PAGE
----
The Crown Court will encompass cases from the Magistrates’ Courts, which is the lowermost court that deals with the majority of criminal cases (Terrill, 2012, p. 57). As stated above, passing a UK law has a much more detailed process. If the case is appealed then it will move up to the High Court to be heard and then to the Court of Appeal. Here the two Houses of Parliament named House of Lords and House of Commons are filled with people who will customarily oversee the case. The final appeal is heard at the House of Lords, which is remarkably similar to the Senate in the United States. The House of Lords poses as an unelected critic on decisions made by the House of Commons, yet they both must agree to pass a bill into law. The U.S. elects a President as the head of state and consecutively the UK appoints a Queen or King as the official monarch. However, even though the current Queen of England may have the final approval over a decree, the Prime Minister and the two Houses carry the real power. The verdicts made within the courts are decisively binding due to the precedents of the cases. Their doctrine is composed of an oppositional system where a magistrate and the occasional jury listen to the prosecution while defense lawyers (barristers) deliver their arguments. Magistrates hear all kinds of cases, yet they are merely elected members of
The R v Bentham case , which presented the question of imitation firearms, and whether part of your body is covered in the legislation adopted the literal approach and as this directive was employed judges declared the word ‘possession’ did not include someone’s fingers. If words of the act are evident, they should be adhered to, even if they provoke a distinctive absurdity. The legislation specified that imitation firearms could be “anything which has the appearance of a firearm whether or not it is capable of discharging any shot, bullet or missile”. It was held by Lord Bingham that Parliament obviously meant to legislate about imitation firearms and not to develop an offence of dishonesty, claiming to possess a firearm. Accordingly, possession of something needs to be independent from the body and the defendant was found not guilty.
To start the process of a bill becoming law, the bill must be introduced. Any one member of Congress can introduce a bill or any other type of legislation, they are called the sponsors. Also, any member of the same body, either the House or Senate, can add their name the day after a bill has been introduced; in turn they are cosponsors (naeyc). Once a bill has been introduced, it must be referred to a committee with jurisdiction over the primary issue of legislation (naeyc). Bills can be referred to several different committees and subcommittees. Soon after there is a determination on whether there will be a hearing. There are sometimes mark ups where members of the committee meet to offer amendments and changes to the introduced bill (naeyc).
There are committees for different topics of what a bill could be. The bills are sent to the committees by a speaker of the house. Once the bill reaches the Committee, the members decide what to do with it. Now days most bill dies at this stage, meaning that the bill does not pass and becomes a law. Although when it does passed, the committee makes a vote, and it is sent to the next part of the law-making process which is the Rules Committee, who also decide on it through debate, deciding what will good about making the laws, or what could be the negative outcome to it, in this stage the bill could die to. This committee not only can reject or pass the bills, but add amendments, then after their changes are done; they pass the bill to the Senate.
Sub judice rule is designed to avoid unfair prejudice to the parties to prevent trial by news media, and to preserve the judicial authority of the courts. It is this rule which had created the most controversy over whether it is high time that the contempt of court is reformed to fit the ‘Internet Age’ we live in today. The outdated language and concepts only reiterates that the law was developed prior to the ‘Internet Age’ and the enactment of the New Zealand Bill of Rights Act 1990 (s 25).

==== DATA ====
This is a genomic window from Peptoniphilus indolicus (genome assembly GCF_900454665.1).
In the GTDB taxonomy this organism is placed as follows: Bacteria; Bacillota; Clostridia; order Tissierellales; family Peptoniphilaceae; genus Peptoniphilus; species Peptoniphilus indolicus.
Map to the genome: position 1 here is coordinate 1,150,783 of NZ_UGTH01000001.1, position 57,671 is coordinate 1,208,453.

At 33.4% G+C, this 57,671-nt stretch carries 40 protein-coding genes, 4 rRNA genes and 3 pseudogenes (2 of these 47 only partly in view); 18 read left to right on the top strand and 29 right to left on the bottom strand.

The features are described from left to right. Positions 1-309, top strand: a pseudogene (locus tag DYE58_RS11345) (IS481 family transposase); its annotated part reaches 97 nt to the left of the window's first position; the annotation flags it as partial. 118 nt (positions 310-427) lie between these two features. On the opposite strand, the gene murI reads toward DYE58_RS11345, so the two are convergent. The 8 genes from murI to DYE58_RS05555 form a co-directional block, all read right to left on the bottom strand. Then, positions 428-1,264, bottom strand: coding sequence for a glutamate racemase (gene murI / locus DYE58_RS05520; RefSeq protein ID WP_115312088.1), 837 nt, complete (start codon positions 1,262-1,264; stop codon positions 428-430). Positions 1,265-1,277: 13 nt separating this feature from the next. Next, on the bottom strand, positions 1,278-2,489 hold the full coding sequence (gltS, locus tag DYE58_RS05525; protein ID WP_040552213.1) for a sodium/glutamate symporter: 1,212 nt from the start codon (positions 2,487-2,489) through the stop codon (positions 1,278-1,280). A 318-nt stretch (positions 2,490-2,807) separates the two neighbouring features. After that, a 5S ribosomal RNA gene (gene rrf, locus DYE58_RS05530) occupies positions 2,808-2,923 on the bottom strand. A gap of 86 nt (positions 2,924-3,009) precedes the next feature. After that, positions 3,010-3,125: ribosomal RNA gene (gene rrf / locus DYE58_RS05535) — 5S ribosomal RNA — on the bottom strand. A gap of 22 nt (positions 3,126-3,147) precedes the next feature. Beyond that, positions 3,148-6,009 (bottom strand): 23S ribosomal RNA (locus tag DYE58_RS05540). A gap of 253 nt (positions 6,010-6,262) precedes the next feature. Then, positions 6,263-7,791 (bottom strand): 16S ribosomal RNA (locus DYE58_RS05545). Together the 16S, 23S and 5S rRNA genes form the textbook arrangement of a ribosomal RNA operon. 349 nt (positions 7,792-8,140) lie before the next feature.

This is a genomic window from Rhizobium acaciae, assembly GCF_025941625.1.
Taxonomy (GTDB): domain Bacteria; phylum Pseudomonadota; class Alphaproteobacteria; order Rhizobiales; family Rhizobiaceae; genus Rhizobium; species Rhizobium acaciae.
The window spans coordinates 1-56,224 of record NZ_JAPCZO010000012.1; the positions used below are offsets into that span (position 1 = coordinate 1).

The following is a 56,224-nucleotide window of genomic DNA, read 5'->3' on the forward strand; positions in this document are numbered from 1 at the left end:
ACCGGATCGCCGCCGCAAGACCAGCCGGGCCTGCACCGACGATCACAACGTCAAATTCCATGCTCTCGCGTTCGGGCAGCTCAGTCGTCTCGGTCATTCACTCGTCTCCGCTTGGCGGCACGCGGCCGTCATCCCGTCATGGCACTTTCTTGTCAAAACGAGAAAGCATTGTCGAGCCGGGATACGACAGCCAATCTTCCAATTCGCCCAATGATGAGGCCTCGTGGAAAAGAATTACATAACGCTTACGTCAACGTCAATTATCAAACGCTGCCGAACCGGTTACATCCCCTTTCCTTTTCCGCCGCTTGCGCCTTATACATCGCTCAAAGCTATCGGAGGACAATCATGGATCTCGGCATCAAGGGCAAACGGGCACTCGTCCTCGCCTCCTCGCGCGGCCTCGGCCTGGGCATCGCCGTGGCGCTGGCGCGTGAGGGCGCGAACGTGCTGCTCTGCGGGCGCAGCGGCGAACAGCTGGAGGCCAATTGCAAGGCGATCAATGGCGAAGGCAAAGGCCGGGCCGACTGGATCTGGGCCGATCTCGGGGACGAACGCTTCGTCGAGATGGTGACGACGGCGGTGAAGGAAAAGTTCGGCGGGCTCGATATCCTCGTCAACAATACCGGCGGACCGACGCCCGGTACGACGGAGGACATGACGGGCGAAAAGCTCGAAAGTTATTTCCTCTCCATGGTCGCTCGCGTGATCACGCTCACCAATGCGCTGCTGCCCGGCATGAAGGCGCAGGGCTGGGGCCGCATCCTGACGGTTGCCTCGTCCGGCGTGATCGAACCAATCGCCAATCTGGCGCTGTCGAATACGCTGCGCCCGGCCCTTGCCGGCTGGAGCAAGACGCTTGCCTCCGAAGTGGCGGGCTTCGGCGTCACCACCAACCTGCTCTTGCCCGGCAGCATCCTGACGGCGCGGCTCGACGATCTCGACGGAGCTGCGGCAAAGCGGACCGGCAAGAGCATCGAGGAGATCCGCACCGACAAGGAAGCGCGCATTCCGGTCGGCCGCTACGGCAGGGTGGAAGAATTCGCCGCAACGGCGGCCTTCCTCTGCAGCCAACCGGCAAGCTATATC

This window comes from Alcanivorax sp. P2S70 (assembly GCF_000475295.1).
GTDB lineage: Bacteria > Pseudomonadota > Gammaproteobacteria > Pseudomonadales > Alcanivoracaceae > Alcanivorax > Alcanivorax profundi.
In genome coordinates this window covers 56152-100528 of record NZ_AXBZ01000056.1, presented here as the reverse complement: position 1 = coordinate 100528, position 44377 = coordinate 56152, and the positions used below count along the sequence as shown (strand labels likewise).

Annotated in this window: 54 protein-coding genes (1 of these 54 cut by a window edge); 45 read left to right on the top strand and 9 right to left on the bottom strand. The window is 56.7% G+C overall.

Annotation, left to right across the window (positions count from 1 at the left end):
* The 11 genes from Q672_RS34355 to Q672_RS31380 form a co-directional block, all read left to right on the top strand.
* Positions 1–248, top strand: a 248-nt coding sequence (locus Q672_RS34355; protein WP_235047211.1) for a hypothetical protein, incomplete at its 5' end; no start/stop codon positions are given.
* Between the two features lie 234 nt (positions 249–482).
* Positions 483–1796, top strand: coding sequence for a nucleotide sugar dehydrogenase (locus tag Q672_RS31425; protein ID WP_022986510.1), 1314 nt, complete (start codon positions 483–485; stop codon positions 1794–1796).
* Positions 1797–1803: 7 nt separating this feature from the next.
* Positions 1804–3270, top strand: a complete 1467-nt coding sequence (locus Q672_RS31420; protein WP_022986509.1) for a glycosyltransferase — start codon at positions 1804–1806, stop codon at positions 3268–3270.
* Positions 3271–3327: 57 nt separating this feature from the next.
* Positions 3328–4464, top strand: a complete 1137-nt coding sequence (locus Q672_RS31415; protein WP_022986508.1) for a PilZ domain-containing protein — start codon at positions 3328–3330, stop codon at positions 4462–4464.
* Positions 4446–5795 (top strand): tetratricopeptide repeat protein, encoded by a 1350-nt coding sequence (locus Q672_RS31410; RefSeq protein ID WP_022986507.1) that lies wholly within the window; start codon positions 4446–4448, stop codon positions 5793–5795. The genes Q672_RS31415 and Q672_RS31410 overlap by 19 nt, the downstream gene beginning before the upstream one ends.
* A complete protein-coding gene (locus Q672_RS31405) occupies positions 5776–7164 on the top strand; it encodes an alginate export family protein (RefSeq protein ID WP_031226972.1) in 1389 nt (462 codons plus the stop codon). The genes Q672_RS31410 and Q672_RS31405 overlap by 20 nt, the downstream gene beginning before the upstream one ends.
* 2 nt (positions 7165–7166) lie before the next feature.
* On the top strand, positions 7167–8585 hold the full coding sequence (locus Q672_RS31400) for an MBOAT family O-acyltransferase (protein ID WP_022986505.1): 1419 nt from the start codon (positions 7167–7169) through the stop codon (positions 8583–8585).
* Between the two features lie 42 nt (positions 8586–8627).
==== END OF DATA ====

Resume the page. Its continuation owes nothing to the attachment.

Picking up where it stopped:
The fine line between obeying the law and not obeying it. Obeying the law kind of makes the world safer. When you don't obey a law and therefore caught doing the crime; you will be charged and possibly sentenced to a place where you are no longer free to do as you please. When you obey the law you get to do as you please with your life as long as you follow the laws. Laws are put into motion to create a safe environment for everyone to live in. No one should have to be worried about their lives everyday; but there are accidents everyday in which lives are lost.
citizens are under a duty to obey the same laws, and there can be no
Rule of law in simplest terms means law rules, that is, law is supreme. The term “Rule of law‟ is derived from the French phrase “la principle de legalite” (the principle of legality) which means a government on principle of law and not of men. Rule of Law is a viable and dynamic concept and, like many other concepts, is not capable of any exact definition. It is used in contradistinction to rule of man. Sir Edward Coke, the Chief Justice in King James I‟s reign is said to be the originator of this principle. However, concrete shape was given to it by Professor A.V. Dicey, for the first time in his book “Law of the Constitution” (1885) in the form of three principles.
The rule of law is a difficult concept to grasp and proves elusive to substantive definition. However, the following work considers the attempts of various social and legal theorists to define the concept and pertinent authorities are considered. Attitudes and emphasis as to the exact shape, form and content of the rule of law differ quite widely depending on the socio-political perspective and views of respective commentators (Slapper and Kelly, 2009, p16), although there are common themes that are almost universally adopted. The conclusions to this work endeavour to consolidate thinking on the rule of law in order to address the question posed in the title, which is at first sight a deceptively simple one.
When the rule of law has been established by societal conventions, it can be changed when the government coerces the enforcement of unfair rules. When the rule of law is established through the government, smuggling will often undermine it because the law is not being applied equally to the smugglers, and they gain an unfair advantage in the market. One can argue that the smugglers are responding to unfair tariffs that prevent the rule of law because they as importers have to a tax that domestic producers do not have to pay. If the rule of law has been established so tariffs are small, and fair, then the argument is flawed. Negative effects on the rule of law caused by the tariff will be smaller than the negative effect on the rule of law when the law does not apply equally to everyone, and smugglers bribe official to successfully import their goods so when the rule of law is well established, smuggling undermines it.